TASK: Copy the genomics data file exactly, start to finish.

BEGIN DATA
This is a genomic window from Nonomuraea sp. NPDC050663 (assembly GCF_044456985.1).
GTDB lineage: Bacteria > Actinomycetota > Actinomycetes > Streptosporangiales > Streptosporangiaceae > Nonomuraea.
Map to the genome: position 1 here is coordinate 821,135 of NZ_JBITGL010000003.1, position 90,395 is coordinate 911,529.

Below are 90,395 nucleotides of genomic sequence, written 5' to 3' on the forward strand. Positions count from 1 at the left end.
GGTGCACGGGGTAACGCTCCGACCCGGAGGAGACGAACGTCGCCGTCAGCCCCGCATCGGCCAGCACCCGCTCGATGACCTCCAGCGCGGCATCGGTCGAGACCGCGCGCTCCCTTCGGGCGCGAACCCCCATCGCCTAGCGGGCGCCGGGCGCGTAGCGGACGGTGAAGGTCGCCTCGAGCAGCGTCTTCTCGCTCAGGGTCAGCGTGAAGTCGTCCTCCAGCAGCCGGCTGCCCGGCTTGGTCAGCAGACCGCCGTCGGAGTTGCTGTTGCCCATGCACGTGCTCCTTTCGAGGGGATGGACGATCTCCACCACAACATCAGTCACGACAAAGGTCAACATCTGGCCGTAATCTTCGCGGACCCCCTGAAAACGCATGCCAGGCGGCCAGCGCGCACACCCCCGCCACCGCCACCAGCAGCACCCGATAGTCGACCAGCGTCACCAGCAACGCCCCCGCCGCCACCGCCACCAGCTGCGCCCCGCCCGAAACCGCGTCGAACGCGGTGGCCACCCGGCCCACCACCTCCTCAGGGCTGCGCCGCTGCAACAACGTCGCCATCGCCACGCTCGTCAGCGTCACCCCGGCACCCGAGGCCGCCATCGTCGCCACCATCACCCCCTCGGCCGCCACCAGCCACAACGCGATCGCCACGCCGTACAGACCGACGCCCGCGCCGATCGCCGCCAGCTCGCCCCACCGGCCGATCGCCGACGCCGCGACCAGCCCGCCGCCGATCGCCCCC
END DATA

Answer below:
This is a genomic window from Nonomuraea sp. NPDC050663 (assembly GCF_044456985.1).
GTDB lineage: Bacteria > Actinomycetota > Actinomycetes > Streptosporangiales > Streptosporangiaceae > Nonomuraea.
Map to the genome: position 1 here is coordinate 821,135 of NZ_JBITGL010000003.1, position 90,395 is coordinate 911,529.

Below are 90,395 nucleotides of genomic sequence, written 5' to 3' on the forward strand. Positions count from 1 at the left end.
GGTGCACGGGGTAACGCTCCGACCCGGAGGAGACGAACGTCGCCGTCAGCCCCGCATCGGCCAGCACCCGCTCGATGACCTCCAGCGCGGCATCGGTCGAGACCGCGCGCTCCCTTCGGGCGCGAACCCCCATCGCCTAGCGGGCGCCGGGCGCGTAGCGGACGGTGAAGGTCGCCTCGAGCAGCGTCTTCTCGCTCAGGGTCAGCGTGAAGTCGTCCTCCAGCAGCCGGCTGCCCGGCTTGGTCAGCAGACCGCCGTCGGAGTTGCTGTTGCCCATGCACGTGCTCCTTTCGAGGGGATGGACGATCTCCACCACAACATCAGTCACGACAAAGGTCAACATCTGGCCGTAATCTTCGCGGACCCCCTGAAAACGCATGCCAGGCGGCCAGCGCGCACACCCCCGCCACCGCCACCAGCAGCACCCGATAGTCGACCAGCGTCACCAGCAACGCCCCCGCCGCCACCGCCACCAGCTGCGCCCCGCCCGAAACCGCGTCGAACGCGGTGGCCACCCGGCCCACCACCTCCTCAGGGCTGCGCCGCTGCAACAACGTCGCCATCGCCACGCTCGTCAGCGTCACCCCGGCACCCGAGGCCGCCATCGTCGCCACCATCACCCCCTCGGCCGCCACCAGCCACAACGCGATCGCCACGCCGTACAGACCGACGCCCGCGCCGATCGCCGCCAGCTCGCCCCACCGGCCGATCGCCGACGCCGCGACCAGCCCGCCGCCGATCGCCCCC